present is difficult to be certain . . . It may
  well be that if the higher Phenobarb dose does
  not do the job that a more intense effort of
  treating her anxiety symptoms may have to be
  undertaken.

A third letter from Dr. Antel to Dr. Roche, dated October 7, 1980, indicates that on that date Deuter reported feeling much better. The frequency and severity of her spells were reduced. Dr. Antel concluded that "[o]verall, she seems to be relatively stable at the moment." (R. 131)

In a December 23, 1980 letter to Deuter's attorney, Dr. Antel said that Deuter's "blackout spells" were "brought out, to a great extent, by anxiety" and that "based on my current evaluations and tests," the spells did not indicate an underlying epileptic seizure disorder. Dr. Antel predicted that the frequency of Deuter's blackout spells would increase if she were to reenter the work force and he suggested that her proclivity to the seizures would prevent her normal participation at work. (R. 134)

On April 2, 1981, Deuter was seen by Drs. Andrew Carney, M.D., and Evelyn Anderson, M.D., who subjected her to a "cerebral hemodynamic evaluation", a rather lengthy series of tests designed to analyze the blood circulation to the brain. (R. 141) During the course of carotid compression, a regular part of the evaluation, Deuter suffered a clonic seizure that apparently lasted approximately seventeen minutes. Initially, Deuter was flaccid and unresponsive. Seven minutes after the seizure began, Deuter did not respond to her name. After seven and one half minutes, although she could not speak, Deuter appeared "more aware." After ten minutes, she could talk and recognized Dr. Anderson; her vision was hazy, however, and she did not know where she was. After twelve minutes, she experienced numbness of her legs. And finally, after fourteen minutes, her speech cleared and she knew where she was. (R. 145-146)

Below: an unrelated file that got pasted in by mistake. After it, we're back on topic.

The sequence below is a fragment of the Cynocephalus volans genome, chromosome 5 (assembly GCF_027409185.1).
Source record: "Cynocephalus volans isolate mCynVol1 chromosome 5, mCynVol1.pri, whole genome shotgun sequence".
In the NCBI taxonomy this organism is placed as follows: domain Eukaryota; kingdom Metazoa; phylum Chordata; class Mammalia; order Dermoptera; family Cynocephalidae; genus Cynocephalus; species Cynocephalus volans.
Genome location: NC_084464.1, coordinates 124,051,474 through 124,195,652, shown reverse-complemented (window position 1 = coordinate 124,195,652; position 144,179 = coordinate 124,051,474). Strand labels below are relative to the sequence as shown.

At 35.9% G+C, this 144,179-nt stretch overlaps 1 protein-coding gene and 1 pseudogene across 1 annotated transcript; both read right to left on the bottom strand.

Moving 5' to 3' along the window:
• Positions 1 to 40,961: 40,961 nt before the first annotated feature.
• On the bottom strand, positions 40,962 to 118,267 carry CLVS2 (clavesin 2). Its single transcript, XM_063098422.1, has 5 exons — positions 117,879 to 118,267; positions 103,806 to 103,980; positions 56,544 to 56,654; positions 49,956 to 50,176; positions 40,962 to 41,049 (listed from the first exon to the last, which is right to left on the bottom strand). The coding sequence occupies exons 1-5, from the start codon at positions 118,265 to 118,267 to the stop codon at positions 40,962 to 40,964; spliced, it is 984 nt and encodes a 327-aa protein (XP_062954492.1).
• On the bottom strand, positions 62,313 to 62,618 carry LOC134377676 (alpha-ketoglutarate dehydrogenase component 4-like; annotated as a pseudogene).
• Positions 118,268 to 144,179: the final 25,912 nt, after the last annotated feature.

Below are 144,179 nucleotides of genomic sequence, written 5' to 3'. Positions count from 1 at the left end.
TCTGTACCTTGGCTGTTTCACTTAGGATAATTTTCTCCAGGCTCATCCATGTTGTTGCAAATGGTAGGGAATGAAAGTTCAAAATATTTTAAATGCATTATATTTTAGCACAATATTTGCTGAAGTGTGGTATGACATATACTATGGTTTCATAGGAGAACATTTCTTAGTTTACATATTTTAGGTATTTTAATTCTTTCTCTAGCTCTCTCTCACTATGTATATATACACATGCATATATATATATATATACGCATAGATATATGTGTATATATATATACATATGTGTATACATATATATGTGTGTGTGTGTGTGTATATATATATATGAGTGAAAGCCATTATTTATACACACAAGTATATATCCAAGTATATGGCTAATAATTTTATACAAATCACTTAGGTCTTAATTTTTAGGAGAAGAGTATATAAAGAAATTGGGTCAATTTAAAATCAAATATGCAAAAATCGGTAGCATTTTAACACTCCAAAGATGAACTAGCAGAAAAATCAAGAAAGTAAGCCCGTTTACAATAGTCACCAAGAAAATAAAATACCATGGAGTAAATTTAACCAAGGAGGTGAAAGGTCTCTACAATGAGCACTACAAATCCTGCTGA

Drs. Carney and Anderson concluded that Deuter had an atypical convulsive disorder of uncertain etiology which was precipitated by right carotid compression. Deuter's brain blood flow was normal except for the left superficial temporal artery, which had very high systolic and diastolic velocity. The doctors also noted some right side cervical spine pathology and a right sided mass. (R. 146) Deuter's EEG on April 21, 1981 was again normal for her age both awake and asleep. (R. 147) Dr. Anderson wrote Deuter's attorney on May 13, 1981 and indicated, based on her studies, that, although she could not diagnose Deuter, Deuter was "not capable of being gainfully employed at this time or in the forseeable [sic] future." (R. 148)

The Secretary requested Dr. Jonas Byla, M.D., a neurological surgeon, to examine Deuter. Dr. Byla had another EEG performed on Deuter *fn3 and then examined her on or before June 18, 1981. He summarized the results of his "neurological examination" in part as follows:

  I haven't the slightest explanation as to this
  patient's alleged complaints, pain or inability
  to move her arms, and from neurological point of
  view I cannot see any neurological deficit or
  explain her inability to move her arms and a
  psychiatric evaluation would be the next step,
  and there appears to be some doubt as to the
  actual seizures, and I think that a detailed
  description of her neurologist — Dr. Anderson
  would be of considerable value, although I doubt
  that there is any seizure disorder in this case.
  Previous EEGs and including this present one are
  within normal limits.

  Being unable to diagnose her case, I was also
  unable to evaluate her disabilities which I doubt
  that any exist and that this appears to be a